I know most of my loyal readers took a look at today's blog title and immediately thought, "Who?"
Nick Adenhart was a 22-year-old rookie pitcher for my team, the Los Angeles Angels of Anaheim (still hate the extended name, by the way). Wednesday night he made his first start of the year (and fourth of his career) and pitched six scoreless innings, with five strikeouts and three walks. After the game, he went out for a ride with a couple of his friends when a drunk driver ran a red light and killed them all.
Number three starting pitcher at 7:00, dead just after midnight. It happens fast sometimes.
Here's the story, if you're interested, from the Angels' web site.
Now, I'm a sports fan, and I (as do all fans) have a tendency to place pro athletes on this other plane of existence. Not that they're better than the rest of us necessarily, but they are different. Some folks do this with actors. Some with politicians. All we see of them is the manifestation of their work, and we tend to forget that they're normal folks with lives and families and friends and such.
Then, there's something like this that brings everyone back to a level playing field.
Adenhart was 22. Okay, I'm 26. I have learned and felt and experienced SO MUCH in those four (almost five) years between his age and mine. I had many aspirations when I was 22. Some of them I've achieved, and they've spurred me on to newer, bigger things. Others I'm still working toward. I've also got aspirations now that I'd never dreamed of when I was that age.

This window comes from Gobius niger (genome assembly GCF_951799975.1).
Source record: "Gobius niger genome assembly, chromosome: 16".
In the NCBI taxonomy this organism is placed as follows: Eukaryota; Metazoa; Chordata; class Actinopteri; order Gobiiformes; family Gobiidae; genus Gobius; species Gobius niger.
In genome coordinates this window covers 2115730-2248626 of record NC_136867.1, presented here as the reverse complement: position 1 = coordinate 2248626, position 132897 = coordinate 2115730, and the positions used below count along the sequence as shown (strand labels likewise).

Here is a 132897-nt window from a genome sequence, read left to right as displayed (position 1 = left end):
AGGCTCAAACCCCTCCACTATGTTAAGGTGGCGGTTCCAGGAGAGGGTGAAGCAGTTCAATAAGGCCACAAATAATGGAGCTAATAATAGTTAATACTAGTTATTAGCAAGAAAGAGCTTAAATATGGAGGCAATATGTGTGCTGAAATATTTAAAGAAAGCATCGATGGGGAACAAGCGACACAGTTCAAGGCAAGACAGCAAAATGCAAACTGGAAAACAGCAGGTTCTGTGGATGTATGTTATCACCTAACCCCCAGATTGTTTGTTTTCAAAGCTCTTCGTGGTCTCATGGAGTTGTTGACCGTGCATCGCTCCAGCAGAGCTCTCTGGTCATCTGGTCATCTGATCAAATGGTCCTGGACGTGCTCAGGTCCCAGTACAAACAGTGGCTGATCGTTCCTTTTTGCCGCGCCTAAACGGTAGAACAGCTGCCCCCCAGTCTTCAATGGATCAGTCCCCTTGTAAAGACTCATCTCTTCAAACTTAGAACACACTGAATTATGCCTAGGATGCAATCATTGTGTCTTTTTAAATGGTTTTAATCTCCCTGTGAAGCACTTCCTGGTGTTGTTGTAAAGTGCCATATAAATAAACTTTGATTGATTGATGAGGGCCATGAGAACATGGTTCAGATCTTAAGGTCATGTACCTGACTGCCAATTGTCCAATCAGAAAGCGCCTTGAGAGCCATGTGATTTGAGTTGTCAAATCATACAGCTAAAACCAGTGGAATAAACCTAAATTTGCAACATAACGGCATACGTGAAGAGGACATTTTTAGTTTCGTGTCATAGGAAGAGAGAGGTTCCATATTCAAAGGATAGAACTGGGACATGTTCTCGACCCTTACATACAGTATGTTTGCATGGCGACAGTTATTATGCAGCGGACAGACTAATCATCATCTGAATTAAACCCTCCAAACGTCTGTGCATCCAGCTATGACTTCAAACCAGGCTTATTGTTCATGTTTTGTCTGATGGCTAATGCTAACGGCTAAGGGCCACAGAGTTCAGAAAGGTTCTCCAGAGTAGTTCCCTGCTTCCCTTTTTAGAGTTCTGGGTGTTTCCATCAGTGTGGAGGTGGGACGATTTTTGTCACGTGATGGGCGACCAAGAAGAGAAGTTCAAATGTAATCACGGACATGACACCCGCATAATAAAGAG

Sorry for the rambling, I think I'm just using this to sort out the thoughts in my own head. But here, I think, is what gets me the most about this kind of incident: in the past two years, my shows--whether they be in our children's theatre, on tour, or at one of the schools that have produced my stuff--have played to over 9,000 people, most of them children. Stories of acceptance, of dreams, of peer pressure, of Immanuel, et cetera. Next year, a new show on child drug use is going to hit the road. I don't know how often any of these stories have left a suitably lasting impression, but I have been getting inklings from all over lately that they have stuck with many people in different ways. When I was 22, I hadn't written any of them. Sometimes it's almost breathtaking to look back and see how much God has blessed me and my work in the past four (almost five) years. Then you see someone young and promising like Nick Adenhart, and wonder what the years ahead may have held for him.
And of course, a drunk driver. Always. So freaking unnecessary.
Anyway, I don't mean to depress everyone. I think there's a message of hope in all of this mess. I am young, yes, and I have some exciting things on the horizon. But I'm not promised any of them. A sudden loss of life always reminds me exactly how precious life actually is. Undoubtedly, I will be thrilled, once I've passed on from this existence to my eternity with my Lord and my God, but until that time I've been given this, today, now, as a gift. I'll never have this exact life again. Robbie will never be going-on-two again. Kim and I will never be still-fairly-newlyweds again. Dave, Tarvis, and I will never discover Das Biest for the first time again. I'll never win my first new play contest again. I will revel in these happenings of life as they happen, and then take the advice of the eminent sage, Dr. Seuss: "Don't cry because it' over. Smile because it happened."
So smile, friends. Find something in your life that is worth celebrating, and smile.